Importing Alcohol to Florida for Personal Consumption
Traveling can be an exciting way to explore new places and cultures, but it’s important to know the rules and regulations when it comes to bringing alcohol back home. Whether you’re returning from a trip abroad or visiting another state within the US, there are both federal and state requirements that travelers need to follow to avoid any legal issues.
Florida’s Rules About Importing Alcohol
For those traveling to Florida, it’s important to understand that the state has specific requirements for importing alcohol for personal consumption. These rules apply even when the alcohol was purchased abroad and is intended for personal use. Florida requires that any person bringing in more than one gallon of alcohol for personal use must report it to the Florida Division of Alcoholic Beverages and Tobacco (ABT) and pay Florida excise taxes.
To comply with Florida’s regulations, travelers must complete an Application for and Permit to Import Alcoholic Beverages (Form ABT 4000A-035) and submit it to the ABT along with an inventory of the alcohol being imported, including the bottle size and volume. Because products originating in foreign countries are more likely to reflect measurements in liters, the ABT’s Gallonage Conversion Chart may help. Additionally, travelers must provide confirmation of the shipping and expected arrival dates in Florida and pay the appropriate Florida excise taxes.
For those who are active duty military service members and their families, the ABT may excuse them from paying Florida excise taxes on alcoholic beverages purchased overseas for personal consumption. However, they still must complete and file the import application, inventory, and confirmation of dates with the ABT, and submit a copy of their orders to a post in the United States or retirement papers. The ABT will determine whether to excuse payment of excise taxes on a case-by-case basis.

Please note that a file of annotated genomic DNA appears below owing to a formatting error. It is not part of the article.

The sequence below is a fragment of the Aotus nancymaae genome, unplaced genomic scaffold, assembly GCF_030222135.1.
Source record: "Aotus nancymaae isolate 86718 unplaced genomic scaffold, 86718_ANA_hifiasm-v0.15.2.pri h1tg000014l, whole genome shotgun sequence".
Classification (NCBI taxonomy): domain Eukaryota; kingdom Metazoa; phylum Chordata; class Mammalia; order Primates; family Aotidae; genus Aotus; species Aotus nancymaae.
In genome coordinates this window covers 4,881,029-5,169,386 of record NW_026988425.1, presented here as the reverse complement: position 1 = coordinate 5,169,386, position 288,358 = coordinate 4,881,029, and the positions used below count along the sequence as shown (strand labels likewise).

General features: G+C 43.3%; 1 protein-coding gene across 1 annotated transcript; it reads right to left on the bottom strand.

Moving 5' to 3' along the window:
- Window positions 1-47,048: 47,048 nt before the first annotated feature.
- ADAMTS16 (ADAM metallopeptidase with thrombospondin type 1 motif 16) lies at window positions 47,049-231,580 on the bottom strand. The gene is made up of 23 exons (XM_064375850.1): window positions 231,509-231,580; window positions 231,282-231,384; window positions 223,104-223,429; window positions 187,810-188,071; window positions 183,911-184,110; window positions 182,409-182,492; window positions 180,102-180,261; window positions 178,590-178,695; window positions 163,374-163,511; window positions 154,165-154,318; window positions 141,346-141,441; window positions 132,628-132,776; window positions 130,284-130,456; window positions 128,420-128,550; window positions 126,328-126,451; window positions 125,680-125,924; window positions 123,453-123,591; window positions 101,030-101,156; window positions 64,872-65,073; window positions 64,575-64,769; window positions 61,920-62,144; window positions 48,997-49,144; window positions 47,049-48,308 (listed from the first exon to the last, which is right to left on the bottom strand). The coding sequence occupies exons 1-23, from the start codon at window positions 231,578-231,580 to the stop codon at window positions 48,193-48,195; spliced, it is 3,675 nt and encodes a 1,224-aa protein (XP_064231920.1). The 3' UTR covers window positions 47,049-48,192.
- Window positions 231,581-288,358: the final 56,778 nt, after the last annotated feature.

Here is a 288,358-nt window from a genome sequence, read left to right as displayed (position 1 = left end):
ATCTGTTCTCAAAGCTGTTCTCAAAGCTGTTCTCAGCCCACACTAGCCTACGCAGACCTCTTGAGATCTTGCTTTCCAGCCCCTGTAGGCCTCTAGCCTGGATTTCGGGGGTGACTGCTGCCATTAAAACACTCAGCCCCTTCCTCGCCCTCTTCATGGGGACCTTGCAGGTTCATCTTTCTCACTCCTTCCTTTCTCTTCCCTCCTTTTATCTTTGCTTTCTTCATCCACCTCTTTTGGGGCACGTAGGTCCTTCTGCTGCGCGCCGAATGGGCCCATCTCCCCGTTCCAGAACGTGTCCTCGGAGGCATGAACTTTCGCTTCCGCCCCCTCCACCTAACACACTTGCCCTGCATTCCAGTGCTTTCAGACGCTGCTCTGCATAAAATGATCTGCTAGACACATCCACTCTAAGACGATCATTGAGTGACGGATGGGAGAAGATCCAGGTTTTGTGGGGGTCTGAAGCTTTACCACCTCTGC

Federal Rules About Importing Alcohol
When it comes to federal requirements for importing alcohol for personal consumption, federal excise taxes and duties generally apply to all alcoholic beverages that are imported to the United States. The amount of duty and excise tax varies based on the type of alcohol being imported. See Federal Alcoholic Beverages Excise Tax Rates and US Harmonized Tariff Schedule Chapter 22.
Individuals importing alcohol beverage products into the United States on a one-time basis for personal use are not required to obtain a federal import permit. However, travelers must keep in mind that up to one liter of alcohol per person may be entered into the United States duty-free, and additional quantities may be entered but will be subject to duty and Federal Excise taxes, which will be assessed and collected at the Port of Entry.
It’s also important to note that alcoholic beverages purchased in duty-free shops are subject to duty and federal excise taxes when accompanying you into the United States. Furthermore, personal wine collections are not eligible for duty-free treatment on entry to the United States. There is no federal limit on the amount of alcohol someone may import into the United States for personal use, but large quantities might raise the suspicion that the importation is for commercial purposes. A US Customs and Board Protection (CBP) officer could require travelers to obtain a federal import permit before releasing the alcohol.
To avoid any legal issues, travelers should contact the CBP entry branch of the port of entry where their shipment will be entering the country in advance to discuss their situation with CBP. If travelers are shipping the product, it may also be useful to contact the commercial carrier in advance, as many have strict guidelines regarding the shipment of alcohol beverages.
Lastly, if travelers plan on giving away imported alcohol beverages as gifts to friends, neighbors, relatives, or others, or if the imported alcohol beverages are to be similarly distributed, the U.S. government health warning statement is required to appear on each container.
Do you have questions about importing alcohol to Florida for personal consumption? Contact us to schedule a consultation with a beverage attorney.
Because we’re attorneys: Disclaimer. Posted April 2, 2023.